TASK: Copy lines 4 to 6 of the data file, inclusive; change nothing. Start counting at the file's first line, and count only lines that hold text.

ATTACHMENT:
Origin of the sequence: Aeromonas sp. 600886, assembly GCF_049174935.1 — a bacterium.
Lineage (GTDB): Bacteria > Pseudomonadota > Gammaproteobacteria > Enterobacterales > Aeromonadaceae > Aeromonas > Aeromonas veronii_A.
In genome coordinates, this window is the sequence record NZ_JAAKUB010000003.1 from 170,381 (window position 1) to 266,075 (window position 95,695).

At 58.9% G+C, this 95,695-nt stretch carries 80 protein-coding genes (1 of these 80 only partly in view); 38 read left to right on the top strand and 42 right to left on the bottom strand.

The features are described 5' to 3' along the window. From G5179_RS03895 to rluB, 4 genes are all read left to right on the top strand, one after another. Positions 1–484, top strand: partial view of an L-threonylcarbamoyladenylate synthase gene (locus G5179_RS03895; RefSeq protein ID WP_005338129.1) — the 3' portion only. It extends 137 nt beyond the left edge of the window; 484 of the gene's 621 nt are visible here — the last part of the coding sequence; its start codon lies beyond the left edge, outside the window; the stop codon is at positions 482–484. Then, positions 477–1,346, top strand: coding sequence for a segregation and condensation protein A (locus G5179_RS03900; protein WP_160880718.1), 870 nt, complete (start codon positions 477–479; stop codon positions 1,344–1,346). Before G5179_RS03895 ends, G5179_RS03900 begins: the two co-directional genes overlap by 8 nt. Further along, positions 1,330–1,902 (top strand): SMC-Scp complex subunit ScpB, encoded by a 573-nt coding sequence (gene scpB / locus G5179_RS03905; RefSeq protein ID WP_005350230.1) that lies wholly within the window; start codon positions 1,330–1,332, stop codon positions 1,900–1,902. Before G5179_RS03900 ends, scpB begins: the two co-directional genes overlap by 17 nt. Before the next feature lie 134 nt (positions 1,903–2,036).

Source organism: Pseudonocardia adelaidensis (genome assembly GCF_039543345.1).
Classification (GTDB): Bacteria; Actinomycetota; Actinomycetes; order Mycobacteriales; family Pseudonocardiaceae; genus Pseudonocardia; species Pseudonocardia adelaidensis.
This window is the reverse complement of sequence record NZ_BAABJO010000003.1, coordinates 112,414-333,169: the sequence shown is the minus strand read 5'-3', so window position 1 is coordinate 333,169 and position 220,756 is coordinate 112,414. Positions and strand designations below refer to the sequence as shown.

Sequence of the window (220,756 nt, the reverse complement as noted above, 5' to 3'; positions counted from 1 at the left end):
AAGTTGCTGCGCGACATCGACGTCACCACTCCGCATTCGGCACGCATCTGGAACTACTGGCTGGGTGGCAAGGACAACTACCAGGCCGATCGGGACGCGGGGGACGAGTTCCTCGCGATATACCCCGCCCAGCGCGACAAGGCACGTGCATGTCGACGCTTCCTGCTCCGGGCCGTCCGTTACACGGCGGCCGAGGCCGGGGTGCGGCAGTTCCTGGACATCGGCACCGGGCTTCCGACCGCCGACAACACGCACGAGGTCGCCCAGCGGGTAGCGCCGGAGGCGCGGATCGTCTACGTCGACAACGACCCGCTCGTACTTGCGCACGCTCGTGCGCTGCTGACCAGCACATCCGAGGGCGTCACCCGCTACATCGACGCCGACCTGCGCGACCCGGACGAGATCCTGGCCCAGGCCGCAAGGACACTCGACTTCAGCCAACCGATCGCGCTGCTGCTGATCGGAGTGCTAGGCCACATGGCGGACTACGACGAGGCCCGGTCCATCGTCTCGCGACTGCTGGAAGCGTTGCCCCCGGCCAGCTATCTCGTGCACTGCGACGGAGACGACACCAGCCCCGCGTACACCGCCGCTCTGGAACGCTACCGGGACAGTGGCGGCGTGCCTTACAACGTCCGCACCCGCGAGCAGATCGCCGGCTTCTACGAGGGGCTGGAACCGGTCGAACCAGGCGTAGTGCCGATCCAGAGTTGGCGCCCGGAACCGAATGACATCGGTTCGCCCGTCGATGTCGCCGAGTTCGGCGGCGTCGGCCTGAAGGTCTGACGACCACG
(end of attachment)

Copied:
At 58.9% G+C, this 95,695-nt stretch carries 80 protein-coding genes (1 of these 80 only partly in view); 38 read left to right on the top strand and 42 right to left on the bottom strand.

The features are described 5' to 3' along the window. From G5179_RS03895 to rluB, 4 genes are all read left to right on the top strand, one after another. Positions 1–484, top strand: partial view of an L-threonylcarbamoyladenylate synthase gene (locus G5179_RS03895; RefSeq protein ID WP_005338129.1) — the 3' portion only. It extends 137 nt beyond the left edge of the window; 484 of the gene's 621 nt are visible here — the last part of the coding sequence; its start codon lies beyond the left edge, outside the window; the stop codon is at positions 482–484. Then, positions 477–1,346, top strand: coding sequence for a segregation and condensation protein A (locus G5179_RS03900; protein WP_160880718.1), 870 nt, complete (start codon positions 477–479; stop codon positions 1,344–1,346). Before G5179_RS03895 ends, G5179_RS03900 begins: the two co-directional genes overlap by 8 nt. Further along, positions 1,330–1,902 (top strand): SMC-Scp complex subunit ScpB, encoded by a 573-nt coding sequence (gene scpB / locus G5179_RS03905; RefSeq protein ID WP_005350230.1) that lies wholly within the window; start codon positions 1,330–1,332, stop codon positions 1,900–1,902. Before G5179_RS03900 ends, scpB begins: the two co-directional genes overlap by 17 nt. Before the next feature lie 134 nt (positions 1,903–2,036).

Source organism: Pseudonocardia adelaidensis (genome assembly GCF_039543345.1).